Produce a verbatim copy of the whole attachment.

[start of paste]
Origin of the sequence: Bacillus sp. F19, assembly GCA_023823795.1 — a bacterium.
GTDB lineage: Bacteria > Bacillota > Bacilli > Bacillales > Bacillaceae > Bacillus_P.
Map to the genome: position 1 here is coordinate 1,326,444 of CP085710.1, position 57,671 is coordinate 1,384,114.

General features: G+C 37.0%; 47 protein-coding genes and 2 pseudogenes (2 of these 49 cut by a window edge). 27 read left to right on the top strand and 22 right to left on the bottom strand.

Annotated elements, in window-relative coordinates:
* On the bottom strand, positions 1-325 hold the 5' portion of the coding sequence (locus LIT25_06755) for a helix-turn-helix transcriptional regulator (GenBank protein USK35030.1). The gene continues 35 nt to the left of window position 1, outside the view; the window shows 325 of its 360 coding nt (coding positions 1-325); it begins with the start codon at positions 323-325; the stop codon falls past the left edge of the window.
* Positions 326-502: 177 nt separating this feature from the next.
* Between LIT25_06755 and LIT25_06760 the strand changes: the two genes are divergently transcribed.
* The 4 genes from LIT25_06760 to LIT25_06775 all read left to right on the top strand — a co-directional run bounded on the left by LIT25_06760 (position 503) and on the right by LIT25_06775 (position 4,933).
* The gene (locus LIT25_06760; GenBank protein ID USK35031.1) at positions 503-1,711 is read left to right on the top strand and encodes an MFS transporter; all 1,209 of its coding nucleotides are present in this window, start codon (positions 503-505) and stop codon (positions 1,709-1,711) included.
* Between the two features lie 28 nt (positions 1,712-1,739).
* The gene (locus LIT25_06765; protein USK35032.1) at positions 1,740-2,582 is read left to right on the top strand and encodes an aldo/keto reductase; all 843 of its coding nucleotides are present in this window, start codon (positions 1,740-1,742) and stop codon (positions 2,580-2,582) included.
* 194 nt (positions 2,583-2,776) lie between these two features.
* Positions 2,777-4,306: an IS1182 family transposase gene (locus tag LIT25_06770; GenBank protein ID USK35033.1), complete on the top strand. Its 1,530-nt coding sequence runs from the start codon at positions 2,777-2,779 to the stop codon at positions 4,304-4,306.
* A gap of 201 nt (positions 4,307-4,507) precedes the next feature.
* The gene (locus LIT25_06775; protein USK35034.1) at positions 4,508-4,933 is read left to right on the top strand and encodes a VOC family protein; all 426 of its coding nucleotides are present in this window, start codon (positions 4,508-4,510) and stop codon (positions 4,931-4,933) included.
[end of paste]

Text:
Origin of the sequence: Bacillus sp. F19, assembly GCA_023823795.1 — a bacterium.
GTDB lineage: Bacteria > Bacillota > Bacilli > Bacillales > Bacillaceae > Bacillus_P.
Map to the genome: position 1 here is coordinate 1,326,444 of CP085710.1, position 57,671 is coordinate 1,384,114.

General features: G+C 37.0%; 47 protein-coding genes and 2 pseudogenes (2 of these 49 cut by a window edge). 27 read left to right on the top strand and 22 right to left on the bottom strand.

Annotated elements, in window-relative coordinates:
* On the bottom strand, positions 1-325 hold the 5' portion of the coding sequence (locus LIT25_06755) for a helix-turn-helix transcriptional regulator (GenBank protein USK35030.1). The gene continues 35 nt to the left of window position 1, outside the view; the window shows 325 of its 360 coding nt (coding positions 1-325); it begins with the start codon at positions 323-325; the stop codon falls past the left edge of the window.
* Positions 326-502: 177 nt separating this feature from the next.
* Between LIT25_06755 and LIT25_06760 the strand changes: the two genes are divergently transcribed.
* The 4 genes from LIT25_06760 to LIT25_06775 all read left to right on the top strand — a co-directional run bounded on the left by LIT25_06760 (position 503) and on the right by LIT25_06775 (position 4,933).
* The gene (locus LIT25_06760; GenBank protein ID USK35031.1) at positions 503-1,711 is read left to right on the top strand and encodes an MFS transporter; all 1,209 of its coding nucleotides are present in this window, start codon (positions 503-505) and stop codon (positions 1,709-1,711) included.
* Between the two features lie 28 nt (positions 1,712-1,739).
* The gene (locus LIT25_06765; protein USK35032.1) at positions 1,740-2,582 is read left to right on the top strand and encodes an aldo/keto reductase; all 843 of its coding nucleotides are present in this window, start codon (positions 1,740-1,742) and stop codon (positions 2,580-2,582) included.
* 194 nt (positions 2,583-2,776) lie between these two features.
* Positions 2,777-4,306: an IS1182 family transposase gene (locus tag LIT25_06770; GenBank protein ID USK35033.1), complete on the top strand. Its 1,530-nt coding sequence runs from the start codon at positions 2,777-2,779 to the stop codon at positions 4,304-4,306.
* A gap of 201 nt (positions 4,307-4,507) precedes the next feature.
* The gene (locus LIT25_06775; protein USK35034.1) at positions 4,508-4,933 is read left to right on the top strand and encodes a VOC family protein; all 426 of its coding nucleotides are present in this window, start codon (positions 4,508-4,510) and stop codon (positions 4,931-4,933) included.